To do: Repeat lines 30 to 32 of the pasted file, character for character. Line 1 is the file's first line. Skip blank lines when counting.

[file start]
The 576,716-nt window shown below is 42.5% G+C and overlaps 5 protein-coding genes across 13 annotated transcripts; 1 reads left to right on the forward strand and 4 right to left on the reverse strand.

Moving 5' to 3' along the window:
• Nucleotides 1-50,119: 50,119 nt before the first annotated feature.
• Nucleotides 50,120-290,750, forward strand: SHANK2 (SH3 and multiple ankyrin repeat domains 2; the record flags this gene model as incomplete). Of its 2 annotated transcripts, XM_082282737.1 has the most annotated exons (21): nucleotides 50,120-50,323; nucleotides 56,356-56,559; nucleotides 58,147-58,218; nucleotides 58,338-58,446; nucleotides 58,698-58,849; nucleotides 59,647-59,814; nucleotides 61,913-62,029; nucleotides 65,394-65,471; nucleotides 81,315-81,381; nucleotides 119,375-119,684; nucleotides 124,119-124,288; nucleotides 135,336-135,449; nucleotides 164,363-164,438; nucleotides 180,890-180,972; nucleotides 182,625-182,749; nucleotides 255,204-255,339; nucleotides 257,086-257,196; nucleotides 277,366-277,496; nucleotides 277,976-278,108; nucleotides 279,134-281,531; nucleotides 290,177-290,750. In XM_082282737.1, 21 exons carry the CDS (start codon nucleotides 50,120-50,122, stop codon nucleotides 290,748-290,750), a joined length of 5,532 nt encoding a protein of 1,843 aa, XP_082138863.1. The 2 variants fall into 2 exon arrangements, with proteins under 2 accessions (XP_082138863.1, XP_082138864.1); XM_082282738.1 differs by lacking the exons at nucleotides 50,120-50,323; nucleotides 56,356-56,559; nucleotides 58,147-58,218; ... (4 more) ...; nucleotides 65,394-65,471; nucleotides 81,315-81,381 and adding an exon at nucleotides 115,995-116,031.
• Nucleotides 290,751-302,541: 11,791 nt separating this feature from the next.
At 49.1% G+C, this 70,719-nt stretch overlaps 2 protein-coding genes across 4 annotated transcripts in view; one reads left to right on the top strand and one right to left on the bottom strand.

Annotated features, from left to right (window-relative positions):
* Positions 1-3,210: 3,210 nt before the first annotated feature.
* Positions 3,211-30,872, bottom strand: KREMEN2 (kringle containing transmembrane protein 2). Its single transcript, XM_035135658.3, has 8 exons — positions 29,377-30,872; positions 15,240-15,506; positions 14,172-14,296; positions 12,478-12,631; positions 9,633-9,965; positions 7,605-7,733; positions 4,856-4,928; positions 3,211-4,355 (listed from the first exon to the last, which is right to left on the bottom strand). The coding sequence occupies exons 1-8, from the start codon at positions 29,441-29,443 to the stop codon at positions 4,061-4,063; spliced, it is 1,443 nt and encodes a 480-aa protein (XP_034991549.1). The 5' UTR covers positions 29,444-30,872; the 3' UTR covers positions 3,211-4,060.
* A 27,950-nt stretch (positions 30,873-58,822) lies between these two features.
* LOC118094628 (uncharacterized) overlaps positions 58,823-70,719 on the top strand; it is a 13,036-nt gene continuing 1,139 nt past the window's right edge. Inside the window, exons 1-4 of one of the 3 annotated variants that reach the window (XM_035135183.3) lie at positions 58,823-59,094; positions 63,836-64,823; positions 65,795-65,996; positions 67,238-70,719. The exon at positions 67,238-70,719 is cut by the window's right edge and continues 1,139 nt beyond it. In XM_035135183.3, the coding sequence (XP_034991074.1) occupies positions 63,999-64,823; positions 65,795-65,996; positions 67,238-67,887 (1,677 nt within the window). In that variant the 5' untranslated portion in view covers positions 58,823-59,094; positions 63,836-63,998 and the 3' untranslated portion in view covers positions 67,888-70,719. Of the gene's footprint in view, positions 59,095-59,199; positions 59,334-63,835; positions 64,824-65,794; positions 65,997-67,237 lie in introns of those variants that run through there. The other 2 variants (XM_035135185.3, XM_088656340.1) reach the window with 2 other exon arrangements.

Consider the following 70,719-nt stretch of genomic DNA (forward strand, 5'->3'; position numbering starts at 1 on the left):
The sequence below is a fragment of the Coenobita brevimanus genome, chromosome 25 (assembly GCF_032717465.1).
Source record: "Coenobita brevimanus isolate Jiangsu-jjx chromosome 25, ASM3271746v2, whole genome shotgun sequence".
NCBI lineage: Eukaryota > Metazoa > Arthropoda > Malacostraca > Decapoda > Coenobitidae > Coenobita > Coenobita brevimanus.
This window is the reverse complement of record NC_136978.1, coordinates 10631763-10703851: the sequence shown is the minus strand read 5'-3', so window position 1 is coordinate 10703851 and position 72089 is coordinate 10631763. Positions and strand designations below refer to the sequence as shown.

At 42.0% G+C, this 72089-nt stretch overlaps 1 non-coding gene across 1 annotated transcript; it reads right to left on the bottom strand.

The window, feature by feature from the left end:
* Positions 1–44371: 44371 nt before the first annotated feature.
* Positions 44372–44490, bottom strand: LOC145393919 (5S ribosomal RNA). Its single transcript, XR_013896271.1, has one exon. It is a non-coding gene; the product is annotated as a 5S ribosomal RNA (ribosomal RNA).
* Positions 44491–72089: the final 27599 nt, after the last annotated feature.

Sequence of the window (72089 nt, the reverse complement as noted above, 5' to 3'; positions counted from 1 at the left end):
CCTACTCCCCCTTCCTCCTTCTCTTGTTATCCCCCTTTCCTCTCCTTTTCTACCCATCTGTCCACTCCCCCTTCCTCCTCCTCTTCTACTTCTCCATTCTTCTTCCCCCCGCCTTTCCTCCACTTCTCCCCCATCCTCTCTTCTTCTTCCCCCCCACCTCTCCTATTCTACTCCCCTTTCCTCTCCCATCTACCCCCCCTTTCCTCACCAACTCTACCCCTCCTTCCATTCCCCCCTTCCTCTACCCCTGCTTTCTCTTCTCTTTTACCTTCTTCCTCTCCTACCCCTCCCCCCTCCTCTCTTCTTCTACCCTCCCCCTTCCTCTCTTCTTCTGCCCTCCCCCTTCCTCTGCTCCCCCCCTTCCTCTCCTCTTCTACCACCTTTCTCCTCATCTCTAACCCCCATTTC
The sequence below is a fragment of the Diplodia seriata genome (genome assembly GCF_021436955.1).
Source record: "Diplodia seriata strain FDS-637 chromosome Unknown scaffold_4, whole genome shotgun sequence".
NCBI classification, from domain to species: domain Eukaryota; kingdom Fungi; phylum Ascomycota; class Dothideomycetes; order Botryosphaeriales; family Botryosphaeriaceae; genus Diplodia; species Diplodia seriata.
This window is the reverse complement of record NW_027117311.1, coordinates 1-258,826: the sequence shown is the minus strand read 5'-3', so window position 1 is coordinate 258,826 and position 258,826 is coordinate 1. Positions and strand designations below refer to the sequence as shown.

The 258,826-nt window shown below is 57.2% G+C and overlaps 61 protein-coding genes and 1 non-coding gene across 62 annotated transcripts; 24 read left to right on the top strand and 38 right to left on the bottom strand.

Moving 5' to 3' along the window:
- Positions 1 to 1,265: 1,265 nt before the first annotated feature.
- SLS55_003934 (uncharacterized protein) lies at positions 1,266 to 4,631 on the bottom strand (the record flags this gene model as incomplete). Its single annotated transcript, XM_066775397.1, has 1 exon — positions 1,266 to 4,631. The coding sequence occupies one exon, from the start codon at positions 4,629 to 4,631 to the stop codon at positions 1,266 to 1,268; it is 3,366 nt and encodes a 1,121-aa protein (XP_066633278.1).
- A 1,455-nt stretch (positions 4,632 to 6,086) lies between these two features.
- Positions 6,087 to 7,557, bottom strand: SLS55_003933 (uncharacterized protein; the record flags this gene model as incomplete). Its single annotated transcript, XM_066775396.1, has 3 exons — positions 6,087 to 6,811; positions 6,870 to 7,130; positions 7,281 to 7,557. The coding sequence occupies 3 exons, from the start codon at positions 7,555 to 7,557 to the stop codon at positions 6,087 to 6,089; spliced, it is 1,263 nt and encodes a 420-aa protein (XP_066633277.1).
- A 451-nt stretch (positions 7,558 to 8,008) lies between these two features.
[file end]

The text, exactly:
- Positions 1 to 1,265: 1,265 nt before the first annotated feature.
- SLS55_003934 (uncharacterized protein) lies at positions 1,266 to 4,631 on the bottom strand (the record flags this gene model as incomplete). Its single annotated transcript, XM_066775397.1, has 1 exon — positions 1,266 to 4,631. The coding sequence occupies one exon, from the start codon at positions 4,629 to 4,631 to the stop codon at positions 1,266 to 1,268; it is 3,366 nt and encodes a 1,121-aa protein (XP_066633278.1).
- A 1,455-nt stretch (positions 4,632 to 6,086) lies between these two features.